The Shadow of the Wind

Monday, June 4, 2012

The Shadow of the Wind
by Carlos Ruiz Zafon

The first time I read this book (in 2007) I consumed it. It’s almost 500 pages, but I couldn’t put it down. This time I took it slow. I savored every line and absorbed each character. I paid closer attention and let the mystery enfold me and it was definitely a different experience. It was wonderful.

Set in Barcelona in 1945, the book begins as a coming-of-age tale, but quickly becomes more complicated than that. The story is told from the point-of-view of Daniel Sempere starting when he’s only 10 years old. His father takes him to a secret place called the Cemetery of Forgotten Books, where Daniel finds a book by the author Julián Carax. The rest of the story follows Daniel journey to discover what happened to Carax and the rest of his work.

The Shadow of the Wind is reminiscent of old gothic novels. The story is a heady mixture of mystery and romance, political tyrants and broken hearts. I had forgotten how enthralling the mystery is. The twists and turns and unexpected connections Daniel makes as he walks the alleys of Barcelona haunt me even though I’ve returned the novel to my bookshelf.

Zafon’s supporting cast of characters is one of the best parts of the book. There’s Daniel’s father, a quiet man with a kind heart who loves his son. Chief Inspector Francisco Javier Fumero is one of the most vicious baddies in literature; he’s black to the core of his being. Then we have Miquel, Julian’s clever best friend and Nuria Monfort a mysterious woman who seems to know more about Julian than she’s willing to say. Finally there’s Fermin Romero de Torres, perhaps my favorite person in the book. He’s a homeless beggar who has been broken by his past, but still has a future ahead of him if someone is willing to give him a chance. He has a lust for life that is both entertaining and inspiring.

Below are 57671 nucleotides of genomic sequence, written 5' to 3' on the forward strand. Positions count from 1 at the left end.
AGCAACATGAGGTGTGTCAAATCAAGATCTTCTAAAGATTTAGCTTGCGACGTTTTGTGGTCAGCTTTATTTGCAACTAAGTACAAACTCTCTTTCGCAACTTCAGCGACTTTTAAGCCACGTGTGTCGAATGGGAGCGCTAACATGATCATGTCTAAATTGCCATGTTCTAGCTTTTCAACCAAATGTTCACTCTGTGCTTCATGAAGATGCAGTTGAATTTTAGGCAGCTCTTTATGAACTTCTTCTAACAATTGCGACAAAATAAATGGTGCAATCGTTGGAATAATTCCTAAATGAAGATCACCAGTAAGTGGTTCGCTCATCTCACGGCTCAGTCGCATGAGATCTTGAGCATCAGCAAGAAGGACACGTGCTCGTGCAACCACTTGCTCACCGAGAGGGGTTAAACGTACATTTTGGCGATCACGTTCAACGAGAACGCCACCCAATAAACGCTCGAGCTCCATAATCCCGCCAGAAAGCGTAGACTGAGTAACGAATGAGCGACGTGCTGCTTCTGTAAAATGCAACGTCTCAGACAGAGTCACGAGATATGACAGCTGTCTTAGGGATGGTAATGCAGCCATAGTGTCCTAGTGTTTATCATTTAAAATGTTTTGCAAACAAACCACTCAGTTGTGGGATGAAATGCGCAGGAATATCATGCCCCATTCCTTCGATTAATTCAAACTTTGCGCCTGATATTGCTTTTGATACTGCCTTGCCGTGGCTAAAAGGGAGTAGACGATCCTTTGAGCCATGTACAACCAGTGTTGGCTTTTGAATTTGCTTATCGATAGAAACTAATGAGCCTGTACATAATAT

One of the things I love about this book is the way Daniel’s life mirrors Julian’s. They both fall in love: Daniel with Bea, the sister of his best friend and Julian with Penelope, the daughter of Don Ricardo Aldaya who has become Julian’s patron of sorts. They both have obstacles to that love: Bea is engaged to another man and the Don doesn’t want Julian to be with Penelope (though Julian doesn’t know why).

Soon Julian begins to see Daniel as the only way to redeem himself. He feels that his life and his love have been wasted, but if Daniel can be happy then it will all balance out. At the same time, Daniel is consumed with solving the mystery of Julian’s life and can’t really move forward with his own until he has done that.


About halfway through the book I thought maybe I had overestimated my love for it. What if it wasn’t as good as I remembered? What if it didn’t live up to my expectations? Luckily any doubts that I completely love it were dispelled when I reached the end. It’s just as brilliant as I remembered and remains one of my favorites. It’s not just an enthralling story or the captivating characters. Those are both great things, but the main thing I love is the writing. Zafon has a masterful way of turning everything to poetry. He takes my breath away with his descriptions and his love of reading emanates from every page.